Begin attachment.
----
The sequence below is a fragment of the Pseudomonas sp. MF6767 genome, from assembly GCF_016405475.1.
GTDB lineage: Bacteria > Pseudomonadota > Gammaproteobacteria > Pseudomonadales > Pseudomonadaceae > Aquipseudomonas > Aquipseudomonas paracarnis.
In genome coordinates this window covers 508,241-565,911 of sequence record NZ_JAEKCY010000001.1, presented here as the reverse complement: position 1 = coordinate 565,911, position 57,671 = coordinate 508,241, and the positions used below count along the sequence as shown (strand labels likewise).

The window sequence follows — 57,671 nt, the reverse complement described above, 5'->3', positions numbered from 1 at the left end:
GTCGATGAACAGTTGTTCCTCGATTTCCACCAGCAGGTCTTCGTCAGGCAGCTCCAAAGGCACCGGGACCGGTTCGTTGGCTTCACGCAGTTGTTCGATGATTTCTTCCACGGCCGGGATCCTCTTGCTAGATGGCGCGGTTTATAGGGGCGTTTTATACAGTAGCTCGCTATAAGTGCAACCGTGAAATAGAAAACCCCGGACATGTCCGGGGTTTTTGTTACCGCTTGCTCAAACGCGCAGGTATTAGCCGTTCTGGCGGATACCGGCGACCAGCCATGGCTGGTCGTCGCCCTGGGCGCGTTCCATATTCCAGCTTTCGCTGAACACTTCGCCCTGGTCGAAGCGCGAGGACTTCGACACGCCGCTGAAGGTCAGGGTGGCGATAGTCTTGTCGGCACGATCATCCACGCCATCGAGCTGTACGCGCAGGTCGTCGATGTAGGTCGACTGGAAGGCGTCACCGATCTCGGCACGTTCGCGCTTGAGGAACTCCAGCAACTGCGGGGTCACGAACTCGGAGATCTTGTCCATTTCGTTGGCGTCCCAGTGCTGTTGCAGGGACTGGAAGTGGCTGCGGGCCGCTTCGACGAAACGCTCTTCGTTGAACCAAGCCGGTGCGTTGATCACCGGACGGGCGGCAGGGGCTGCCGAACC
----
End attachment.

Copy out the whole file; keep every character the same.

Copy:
The sequence below is a fragment of the Pseudomonas sp. MF6767 genome, from assembly GCF_016405475.1.
GTDB lineage: Bacteria > Pseudomonadota > Gammaproteobacteria > Pseudomonadales > Pseudomonadaceae > Aquipseudomonas > Aquipseudomonas paracarnis.
In genome coordinates this window covers 508,241-565,911 of sequence record NZ_JAEKCY010000001.1, presented here as the reverse complement: position 1 = coordinate 565,911, position 57,671 = coordinate 508,241, and the positions used below count along the sequence as shown (strand labels likewise).

The window sequence follows — 57,671 nt, the reverse complement described above, 5'->3', positions numbered from 1 at the left end:
GTCGATGAACAGTTGTTCCTCGATTTCCACCAGCAGGTCTTCGTCAGGCAGCTCCAAAGGCACCGGGACCGGTTCGTTGGCTTCACGCAGTTGTTCGATGATTTCTTCCACGGCCGGGATCCTCTTGCTAGATGGCGCGGTTTATAGGGGCGTTTTATACAGTAGCTCGCTATAAGTGCAACCGTGAAATAGAAAACCCCGGACATGTCCGGGGTTTTTGTTACCGCTTGCTCAAACGCGCAGGTATTAGCCGTTCTGGCGGATACCGGCGACCAGCCATGGCTGGTCGTCGCCCTGGGCGCGTTCCATATTCCAGCTTTCGCTGAACACTTCGCCCTGGTCGAAGCGCGAGGACTTCGACACGCCGCTGAAGGTCAGGGTGGCGATAGTCTTGTCGGCACGATCATCCACGCCATCGAGCTGTACGCGCAGGTCGTCGATGTAGGTCGACTGGAAGGCGTCACCGATCTCGGCACGTTCGCGCTTGAGGAACTCCAGCAACTGCGGGGTCACGAACTCGGAGATCTTGTCCATTTCGTTGGCGTCCCAGTGCTGTTGCAGGGACTGGAAGTGGCTGCGGGCCGCTTCGACGAAACGCTCTTCGTTGAACCAAGCCGGTGCGTTGATCACCGGACGGGCGGCAGGGGCTGCCGAACC